A push over the summer to return to nonpartisan elections in Camden by next year's mayoral and council elections fell flat because of timing and local officials' interpretation of the law.

A petition was turned in Aug. 31 for a November ballot question that would have allowed voters to decide whether they preferred municipal elections in which candidates did not indicate their party affiliation. City Council acted on the petition Sept. 28, two days too late to get the question on Tuesday's ballot.

Frank Fulbrook and four other Camden activists circulated the petition in hope of having a nonpartisan election when Mayor Dana L. Redd and three at-large Council members could run for reelection.

The goal is to give anyone a chance to hold office, not just those with party backing, Fulbrook said.

In nonpartisan elections, most often held in May, all candidates' names appear on the ballot in the same column, which is fairer, he said. In partisan elections, the names are grouped in columns, each for a different party. The names of independent candidates can be in a fifth or sixth column.

The majority of Camden voters are Democrats who vote the party line. Most candidates are Democrats, too.

But "we have 'machine' Democrats and independent Democrats," Fulbrook said in May. The latter have been known to switch their affiliation to Republican to gain a more prominent berth on the ballot.

The city had nonpartisan elections from 1960 to 1992 and 1996 to 2007. The most recent return to partisan elections came after City Council argued that by taking advantage of the November general election, the city would shift most of the cost to the county.

The window to get a referendum question on the general-election ballot is small: Approval must be granted no more than 90 days and not less than 40 days before the election. A coordinated effort is required by petitioners.

"A lot of activists get politically engaged close to the election but . . . it takes time to get these things on the ballot," said Matthew C. Weng, an attorney for the New Jersey State League of Municipalities.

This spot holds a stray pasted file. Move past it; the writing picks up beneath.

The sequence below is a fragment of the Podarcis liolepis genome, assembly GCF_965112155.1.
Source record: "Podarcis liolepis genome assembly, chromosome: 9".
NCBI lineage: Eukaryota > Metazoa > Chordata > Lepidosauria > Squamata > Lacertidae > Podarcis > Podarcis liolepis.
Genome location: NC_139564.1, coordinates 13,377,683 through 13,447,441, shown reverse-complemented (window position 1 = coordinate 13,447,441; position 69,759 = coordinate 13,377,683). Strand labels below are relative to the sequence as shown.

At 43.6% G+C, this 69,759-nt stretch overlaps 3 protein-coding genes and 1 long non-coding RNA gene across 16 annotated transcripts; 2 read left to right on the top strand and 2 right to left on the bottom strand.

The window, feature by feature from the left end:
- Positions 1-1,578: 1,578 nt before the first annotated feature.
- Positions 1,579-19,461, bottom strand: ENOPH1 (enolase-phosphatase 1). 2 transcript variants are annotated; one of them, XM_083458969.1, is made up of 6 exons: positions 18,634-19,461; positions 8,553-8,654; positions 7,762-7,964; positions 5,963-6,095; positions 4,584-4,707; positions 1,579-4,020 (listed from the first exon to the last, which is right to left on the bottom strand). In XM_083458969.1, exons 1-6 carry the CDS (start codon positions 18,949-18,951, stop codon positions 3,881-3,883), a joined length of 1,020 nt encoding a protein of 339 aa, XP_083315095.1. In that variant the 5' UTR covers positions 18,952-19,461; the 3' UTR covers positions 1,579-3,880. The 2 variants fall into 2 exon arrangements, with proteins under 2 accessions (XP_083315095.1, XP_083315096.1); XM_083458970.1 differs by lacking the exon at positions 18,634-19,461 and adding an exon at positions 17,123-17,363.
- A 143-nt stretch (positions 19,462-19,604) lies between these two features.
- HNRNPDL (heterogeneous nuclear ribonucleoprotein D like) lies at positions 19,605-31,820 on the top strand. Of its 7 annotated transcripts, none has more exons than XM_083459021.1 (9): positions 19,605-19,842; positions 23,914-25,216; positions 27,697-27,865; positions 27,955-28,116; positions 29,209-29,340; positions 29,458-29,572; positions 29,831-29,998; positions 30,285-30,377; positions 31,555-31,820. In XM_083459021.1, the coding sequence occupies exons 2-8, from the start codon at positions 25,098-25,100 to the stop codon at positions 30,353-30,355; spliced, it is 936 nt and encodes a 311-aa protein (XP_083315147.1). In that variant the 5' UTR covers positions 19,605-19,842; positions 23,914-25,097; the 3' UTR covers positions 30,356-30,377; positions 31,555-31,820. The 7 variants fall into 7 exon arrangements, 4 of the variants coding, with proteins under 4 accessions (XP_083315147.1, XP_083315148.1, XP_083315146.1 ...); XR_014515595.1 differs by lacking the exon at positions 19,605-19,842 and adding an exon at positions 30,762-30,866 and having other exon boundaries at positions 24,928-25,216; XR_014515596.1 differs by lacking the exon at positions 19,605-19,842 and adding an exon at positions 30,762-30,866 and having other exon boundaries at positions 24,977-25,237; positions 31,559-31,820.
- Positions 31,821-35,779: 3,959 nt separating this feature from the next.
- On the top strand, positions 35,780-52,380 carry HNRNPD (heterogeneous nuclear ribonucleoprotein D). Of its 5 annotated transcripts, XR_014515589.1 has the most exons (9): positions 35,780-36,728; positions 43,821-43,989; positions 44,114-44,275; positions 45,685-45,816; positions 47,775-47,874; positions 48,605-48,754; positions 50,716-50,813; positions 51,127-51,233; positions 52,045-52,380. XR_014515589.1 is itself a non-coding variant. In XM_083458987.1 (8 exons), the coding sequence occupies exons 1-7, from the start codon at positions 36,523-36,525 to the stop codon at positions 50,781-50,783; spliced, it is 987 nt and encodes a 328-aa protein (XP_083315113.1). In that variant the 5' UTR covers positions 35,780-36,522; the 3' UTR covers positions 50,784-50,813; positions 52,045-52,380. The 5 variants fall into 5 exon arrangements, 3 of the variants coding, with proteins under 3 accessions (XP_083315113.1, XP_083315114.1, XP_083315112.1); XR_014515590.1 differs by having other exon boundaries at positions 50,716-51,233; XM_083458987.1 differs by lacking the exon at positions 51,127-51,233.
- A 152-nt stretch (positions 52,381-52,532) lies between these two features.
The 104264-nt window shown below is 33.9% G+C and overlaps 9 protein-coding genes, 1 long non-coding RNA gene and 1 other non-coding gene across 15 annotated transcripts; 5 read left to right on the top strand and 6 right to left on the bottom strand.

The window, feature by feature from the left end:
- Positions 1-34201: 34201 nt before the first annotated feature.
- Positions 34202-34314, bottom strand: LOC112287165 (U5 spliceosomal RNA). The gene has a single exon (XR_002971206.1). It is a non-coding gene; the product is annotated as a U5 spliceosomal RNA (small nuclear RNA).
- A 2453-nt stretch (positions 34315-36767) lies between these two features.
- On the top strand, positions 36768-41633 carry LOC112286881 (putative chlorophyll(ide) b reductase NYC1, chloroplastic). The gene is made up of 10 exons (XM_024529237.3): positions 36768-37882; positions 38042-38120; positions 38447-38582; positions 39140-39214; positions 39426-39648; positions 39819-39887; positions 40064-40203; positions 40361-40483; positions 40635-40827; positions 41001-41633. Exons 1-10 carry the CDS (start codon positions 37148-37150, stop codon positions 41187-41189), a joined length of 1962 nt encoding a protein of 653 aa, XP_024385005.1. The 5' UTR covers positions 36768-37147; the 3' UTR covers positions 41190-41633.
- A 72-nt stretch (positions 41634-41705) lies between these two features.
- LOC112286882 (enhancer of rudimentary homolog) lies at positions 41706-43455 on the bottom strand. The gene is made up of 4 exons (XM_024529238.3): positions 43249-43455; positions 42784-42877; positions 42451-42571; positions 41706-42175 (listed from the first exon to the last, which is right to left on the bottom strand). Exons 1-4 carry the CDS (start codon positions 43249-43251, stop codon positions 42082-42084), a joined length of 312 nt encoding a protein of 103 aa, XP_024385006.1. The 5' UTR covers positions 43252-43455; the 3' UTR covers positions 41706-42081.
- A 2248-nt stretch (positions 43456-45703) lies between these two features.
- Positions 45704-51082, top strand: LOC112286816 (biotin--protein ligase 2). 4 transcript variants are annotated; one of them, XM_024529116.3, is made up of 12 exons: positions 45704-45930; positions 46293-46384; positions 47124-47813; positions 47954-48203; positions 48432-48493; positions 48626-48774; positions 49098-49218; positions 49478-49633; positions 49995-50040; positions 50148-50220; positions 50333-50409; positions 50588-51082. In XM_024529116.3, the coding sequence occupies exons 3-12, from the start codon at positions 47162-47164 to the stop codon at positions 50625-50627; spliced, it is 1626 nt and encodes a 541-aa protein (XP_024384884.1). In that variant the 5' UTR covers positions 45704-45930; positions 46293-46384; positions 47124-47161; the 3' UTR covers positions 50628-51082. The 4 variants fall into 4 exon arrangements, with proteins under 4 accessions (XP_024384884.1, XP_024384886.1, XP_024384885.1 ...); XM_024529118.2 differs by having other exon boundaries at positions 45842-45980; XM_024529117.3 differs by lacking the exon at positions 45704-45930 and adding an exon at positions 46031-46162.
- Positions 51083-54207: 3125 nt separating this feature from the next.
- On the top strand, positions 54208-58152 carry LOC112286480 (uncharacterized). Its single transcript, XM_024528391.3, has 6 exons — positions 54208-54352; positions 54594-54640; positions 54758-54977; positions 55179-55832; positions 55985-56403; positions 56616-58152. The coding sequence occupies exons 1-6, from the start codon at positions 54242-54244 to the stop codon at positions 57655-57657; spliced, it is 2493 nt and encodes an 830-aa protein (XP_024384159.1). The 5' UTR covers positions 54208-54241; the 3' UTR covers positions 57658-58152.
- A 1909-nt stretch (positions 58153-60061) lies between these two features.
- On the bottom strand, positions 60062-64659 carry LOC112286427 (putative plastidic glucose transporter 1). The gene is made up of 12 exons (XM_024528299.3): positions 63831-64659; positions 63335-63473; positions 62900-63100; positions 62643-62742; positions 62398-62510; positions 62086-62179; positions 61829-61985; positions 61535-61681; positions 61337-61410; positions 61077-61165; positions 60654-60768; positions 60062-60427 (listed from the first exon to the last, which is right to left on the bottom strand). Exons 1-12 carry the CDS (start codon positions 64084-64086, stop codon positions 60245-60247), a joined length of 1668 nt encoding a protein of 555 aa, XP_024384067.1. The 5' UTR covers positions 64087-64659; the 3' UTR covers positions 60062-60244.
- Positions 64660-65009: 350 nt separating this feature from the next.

Fulbrook said the timing would have been suitable had Camden Municipal Clerk Luis Pastoriza and City Attorney Marc Riondino not insisted that the petition alone was not enough. The next step, Riondino said, was Council approval.

"If someone files a petition [for a ballot question], it goes through the ordinance process," Riondino said.

According to Weng's reading of state law, a direct petition seeking a ballot question to change the form of local government would not require Council approval.

But Camden's interpretation "seems permissible," he said Monday.

City Council approved the referendum but too late.

"They stalled and created this totally illegal step," Fulbrook said Monday.

If the petitioners "had an issue with it, they could have appealed it in a court of law," Pastoriza said.

Fulbrook, who has sued the city over actions about which he disagreed, said he lacked the energy to fight the way he used to. The week of Aug. 6, when he had planned to file the petition, he was hospitalized with a lung infection that required surgery. The other petitioners did not file the paperwork until Aug. 31.

"I'm lying here with a splint in my arm, a leaky drain hole in my chest, and I lost 20 pounds," he said. He said he had spoken with a lawyer and other activists to file an appeal.

Whether that will happen "comes down to funding," he said, adding that few lawyers were interested in municipal pro bono cases.

Fellow petitioner Ali Sloan El said he had spoken to a lawyer in Philadelphia who might be willing to appeal the city's decision, which could put the question on a special election ballot before next November. Sloan El said he hoped that might allow for a change to nonpartisan in time for next year's municipal elections.

Contact Claudia Vargas at 856-779-3917, cvargas@phillynews.com, or follow on Twitter @InqCVargas. Read her blog, "Camden Flow," on www.philly.com/camden_flow